The Senate Finance Committee voted today to impose a $96.2 million tax increase on state corporations and utilities to recover some of the $220.8 million the state is expected to lose because of Reagan administration federal tax cuts.

Business lobbyists immediately complained that the committee's action would undermine Reagan's policies and endanger the state's economic stability. But committee members who passed the measure 13 to 2 insisted there was nothing improper in recovering much of the $112 million that Reagan tax breaks to businesses will cost Virginia over the next two years. Virginia is also expected to lose about $108 million because of Reagan tax cuts to individuals

"They Reagan and Congress didn't consult us. They did it without ever knowing what the impact on us would be," said Senate Majority Leader Hunter B. Andrews (D-Hampton), one of the bill's sponsors. "All this bill attempts to do is to retain certain income that we would otherwise have received."

Though the panel's action might seem surprising for Virginia, a state whose government has long boasted a friendly relationship with business, it dramatizes what legislators are calling the state's most severe budget crisis in decades.

The Reagan budget cuts, the recession and changes in the federal tax structure are expected to slash more than $500 million from the state budget over the next two years.

Even business lobbyists conceded they never expected to defeat the bill. "I'll put it this way: If you told me I had to go up against a linebacker for the San Francisco 49ers, I wouldn't even try," said F.W. Palmore Jr., lobbyist for the Chesapeake & Potomac Telephone Company.

What apparently sealed the measure's success was a coalition of influential senators who united to push it through. The group included nine Democratic members of the powerful Senate Finance Committee headed by the committee's chairman, Sen. Edward E. Willey (D-Richmond).

That coalition also is expected to move the measure quickly through the full Senate, despite the lack of a specific endorsement from Democratic Gov. Charles S. Robb, who has called for higher taxes. Robb had said he preferred that the legislators initiate tax measures before he endorsed any specific plan.

Its future is less certain in the House of Delegates, where all 100 seats are up for election this year. Many legislators are now saying that some form of tax increase will probably be necessary to balance the state's $13.1 billion two-year budget, but are now divided among several different tax measures.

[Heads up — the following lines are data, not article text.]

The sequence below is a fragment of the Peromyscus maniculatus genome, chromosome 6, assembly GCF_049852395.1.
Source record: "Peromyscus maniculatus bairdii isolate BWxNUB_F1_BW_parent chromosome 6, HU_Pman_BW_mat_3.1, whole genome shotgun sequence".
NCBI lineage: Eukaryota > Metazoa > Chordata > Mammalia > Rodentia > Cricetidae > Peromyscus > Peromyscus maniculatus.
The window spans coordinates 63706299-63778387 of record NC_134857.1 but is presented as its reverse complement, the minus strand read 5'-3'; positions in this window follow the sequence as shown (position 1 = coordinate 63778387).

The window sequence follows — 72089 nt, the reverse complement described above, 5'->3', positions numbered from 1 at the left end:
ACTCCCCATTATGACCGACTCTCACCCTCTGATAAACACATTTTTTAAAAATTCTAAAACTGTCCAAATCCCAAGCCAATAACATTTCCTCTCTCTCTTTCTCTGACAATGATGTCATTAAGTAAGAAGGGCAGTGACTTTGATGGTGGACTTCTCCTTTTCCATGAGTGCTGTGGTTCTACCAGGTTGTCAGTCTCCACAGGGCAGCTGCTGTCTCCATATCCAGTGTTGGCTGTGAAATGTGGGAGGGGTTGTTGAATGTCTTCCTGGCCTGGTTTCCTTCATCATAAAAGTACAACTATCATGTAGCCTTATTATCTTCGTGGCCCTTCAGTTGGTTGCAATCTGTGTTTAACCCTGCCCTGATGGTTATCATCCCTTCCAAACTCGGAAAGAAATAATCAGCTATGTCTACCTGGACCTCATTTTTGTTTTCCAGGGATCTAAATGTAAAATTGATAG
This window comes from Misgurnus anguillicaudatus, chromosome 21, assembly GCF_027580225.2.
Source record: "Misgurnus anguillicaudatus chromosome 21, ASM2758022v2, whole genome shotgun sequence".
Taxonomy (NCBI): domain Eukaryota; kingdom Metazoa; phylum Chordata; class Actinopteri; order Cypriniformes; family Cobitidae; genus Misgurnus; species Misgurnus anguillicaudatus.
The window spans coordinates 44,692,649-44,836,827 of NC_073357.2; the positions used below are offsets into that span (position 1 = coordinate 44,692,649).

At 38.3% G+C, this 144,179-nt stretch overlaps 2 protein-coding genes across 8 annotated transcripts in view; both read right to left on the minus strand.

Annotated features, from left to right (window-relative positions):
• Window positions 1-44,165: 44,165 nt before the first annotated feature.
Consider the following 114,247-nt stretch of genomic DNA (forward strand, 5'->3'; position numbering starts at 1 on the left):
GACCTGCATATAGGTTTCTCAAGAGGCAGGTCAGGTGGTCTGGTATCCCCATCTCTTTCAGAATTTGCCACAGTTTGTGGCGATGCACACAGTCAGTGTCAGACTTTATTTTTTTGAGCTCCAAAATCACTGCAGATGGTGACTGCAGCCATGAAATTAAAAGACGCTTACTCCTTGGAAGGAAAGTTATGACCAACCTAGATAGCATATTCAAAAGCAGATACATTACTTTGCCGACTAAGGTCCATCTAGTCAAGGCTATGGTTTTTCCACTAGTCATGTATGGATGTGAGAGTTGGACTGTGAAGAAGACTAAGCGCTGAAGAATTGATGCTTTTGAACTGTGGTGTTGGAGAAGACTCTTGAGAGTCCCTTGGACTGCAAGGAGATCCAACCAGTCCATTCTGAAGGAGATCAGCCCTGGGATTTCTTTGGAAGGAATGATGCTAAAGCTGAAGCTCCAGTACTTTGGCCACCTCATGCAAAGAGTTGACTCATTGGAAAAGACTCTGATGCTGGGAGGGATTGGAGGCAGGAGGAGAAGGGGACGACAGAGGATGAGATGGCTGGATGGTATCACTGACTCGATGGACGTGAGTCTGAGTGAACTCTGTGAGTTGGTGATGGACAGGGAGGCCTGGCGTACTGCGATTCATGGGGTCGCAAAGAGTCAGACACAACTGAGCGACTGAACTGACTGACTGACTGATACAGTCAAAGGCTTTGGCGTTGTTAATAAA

"I'm not sure yet what we'll do, but I think we've got to do something," said Del. Archibald A. Campbell (D-Wythe), chairman of the House Finance Committee.

Under the bill approved by the Senate committee today, corporations that do more than $100,000 worth of business in Virginia each year will see their corporate income tax rise from the current 6 percent to 7 percent for the next four years. Smaller companies will be taxed at a rate of 6.5 percent. By comparison, Maryland taxes all corporate income at 7 percent.

The measure also would freeze public utility gross receipt taxes at 2.3 percent for the next four years, rather than allowing utilities to take advantage of a scheduled tax reduction to 2 percent.

Included in the tax measure were sections to disallow a Reagan tax break for married couples at a state savings of $33.6 million, to overhaul the state's capital tax structure and to repeal the state's business license taxes. Virginia already has a tax break for married couples. The business license taxes, including one on the owners of covered bridges, have frequently been criticized as archaic and confusing. Their repeal would cost the state $7.7 million over the next two years.

Willey told the committee that Reagan tax cuts will cost the state millions, because the state's corporate income tax structure relies heavily on the federal structure. About $112.1 million of the expected $220.8 million tax-cut loss would be through new accelerated depreciation schedules for businesses with the rest of the loss attributed to changes in federal estate taxes, all-savers certificates, elimination of the marriage tax penalty and other tax breaks geared toward individual taxpayers.

"I certainly don't want to do anything to hurt industry relocating in Virginia," Willey said. "I think it's a good bill, a fair bill, and I don't think we're making an unfair imposition on industry or anyone else."

Zachariah C. Dameron Jr., president of the Virginia Manufacturers Association, argued that rising corporate taxes have made the state less desirable to business in recent years. "The imposition of additional corporate income tax will delay economic recovery and further jeopardize the prosperity of our citizens," he said.